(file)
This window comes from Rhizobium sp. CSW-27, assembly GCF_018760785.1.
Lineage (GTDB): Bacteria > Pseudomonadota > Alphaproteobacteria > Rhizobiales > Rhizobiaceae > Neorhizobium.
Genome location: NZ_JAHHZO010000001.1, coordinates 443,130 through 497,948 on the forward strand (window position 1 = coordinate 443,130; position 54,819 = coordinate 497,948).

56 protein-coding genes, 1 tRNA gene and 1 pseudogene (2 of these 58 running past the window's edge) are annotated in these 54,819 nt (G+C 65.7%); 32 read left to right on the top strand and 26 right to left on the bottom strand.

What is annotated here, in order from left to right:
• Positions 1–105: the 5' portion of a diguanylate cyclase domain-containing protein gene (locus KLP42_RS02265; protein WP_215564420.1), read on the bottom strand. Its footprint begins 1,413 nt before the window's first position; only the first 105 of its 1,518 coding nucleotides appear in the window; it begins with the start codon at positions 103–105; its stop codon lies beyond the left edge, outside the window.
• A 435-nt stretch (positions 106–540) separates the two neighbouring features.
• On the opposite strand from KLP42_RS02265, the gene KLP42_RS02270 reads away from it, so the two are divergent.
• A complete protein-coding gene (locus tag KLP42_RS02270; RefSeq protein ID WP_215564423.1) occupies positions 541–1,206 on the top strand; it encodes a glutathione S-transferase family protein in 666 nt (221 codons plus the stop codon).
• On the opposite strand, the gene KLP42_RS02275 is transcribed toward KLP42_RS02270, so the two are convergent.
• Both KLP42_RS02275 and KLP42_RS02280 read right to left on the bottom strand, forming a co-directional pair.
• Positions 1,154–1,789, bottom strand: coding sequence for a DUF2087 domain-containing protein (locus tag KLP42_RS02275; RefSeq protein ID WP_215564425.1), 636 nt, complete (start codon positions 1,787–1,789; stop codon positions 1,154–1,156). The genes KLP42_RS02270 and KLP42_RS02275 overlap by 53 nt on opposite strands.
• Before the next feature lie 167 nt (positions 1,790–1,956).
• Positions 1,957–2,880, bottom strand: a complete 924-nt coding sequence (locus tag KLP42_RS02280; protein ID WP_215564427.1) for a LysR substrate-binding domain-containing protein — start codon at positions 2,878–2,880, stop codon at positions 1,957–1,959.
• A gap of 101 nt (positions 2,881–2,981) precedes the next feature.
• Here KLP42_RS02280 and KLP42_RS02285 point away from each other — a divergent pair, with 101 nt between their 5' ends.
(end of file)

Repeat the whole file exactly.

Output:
This window comes from Rhizobium sp. CSW-27, assembly GCF_018760785.1.
Lineage (GTDB): Bacteria > Pseudomonadota > Alphaproteobacteria > Rhizobiales > Rhizobiaceae > Neorhizobium.
Genome location: NZ_JAHHZO010000001.1, coordinates 443,130 through 497,948 on the forward strand (window position 1 = coordinate 443,130; position 54,819 = coordinate 497,948).

56 protein-coding genes, 1 tRNA gene and 1 pseudogene (2 of these 58 running past the window's edge) are annotated in these 54,819 nt (G+C 65.7%); 32 read left to right on the top strand and 26 right to left on the bottom strand.

What is annotated here, in order from left to right:
• Positions 1–105: the 5' portion of a diguanylate cyclase domain-containing protein gene (locus KLP42_RS02265; protein WP_215564420.1), read on the bottom strand. Its footprint begins 1,413 nt before the window's first position; only the first 105 of its 1,518 coding nucleotides appear in the window; it begins with the start codon at positions 103–105; its stop codon lies beyond the left edge, outside the window.
• A 435-nt stretch (positions 106–540) separates the two neighbouring features.
• On the opposite strand from KLP42_RS02265, the gene KLP42_RS02270 reads away from it, so the two are divergent.
• A complete protein-coding gene (locus tag KLP42_RS02270; RefSeq protein ID WP_215564423.1) occupies positions 541–1,206 on the top strand; it encodes a glutathione S-transferase family protein in 666 nt (221 codons plus the stop codon).
• On the opposite strand, the gene KLP42_RS02275 is transcribed toward KLP42_RS02270, so the two are convergent.
• Both KLP42_RS02275 and KLP42_RS02280 read right to left on the bottom strand, forming a co-directional pair.
• Positions 1,154–1,789, bottom strand: coding sequence for a DUF2087 domain-containing protein (locus tag KLP42_RS02275; RefSeq protein ID WP_215564425.1), 636 nt, complete (start codon positions 1,787–1,789; stop codon positions 1,154–1,156). The genes KLP42_RS02270 and KLP42_RS02275 overlap by 53 nt on opposite strands.
• Before the next feature lie 167 nt (positions 1,790–1,956).
• Positions 1,957–2,880, bottom strand: a complete 924-nt coding sequence (locus tag KLP42_RS02280; protein ID WP_215564427.1) for a LysR substrate-binding domain-containing protein — start codon at positions 2,878–2,880, stop codon at positions 1,957–1,959.
• A gap of 101 nt (positions 2,881–2,981) precedes the next feature.
• Here KLP42_RS02280 and KLP42_RS02285 point away from each other — a divergent pair, with 101 nt between their 5' ends.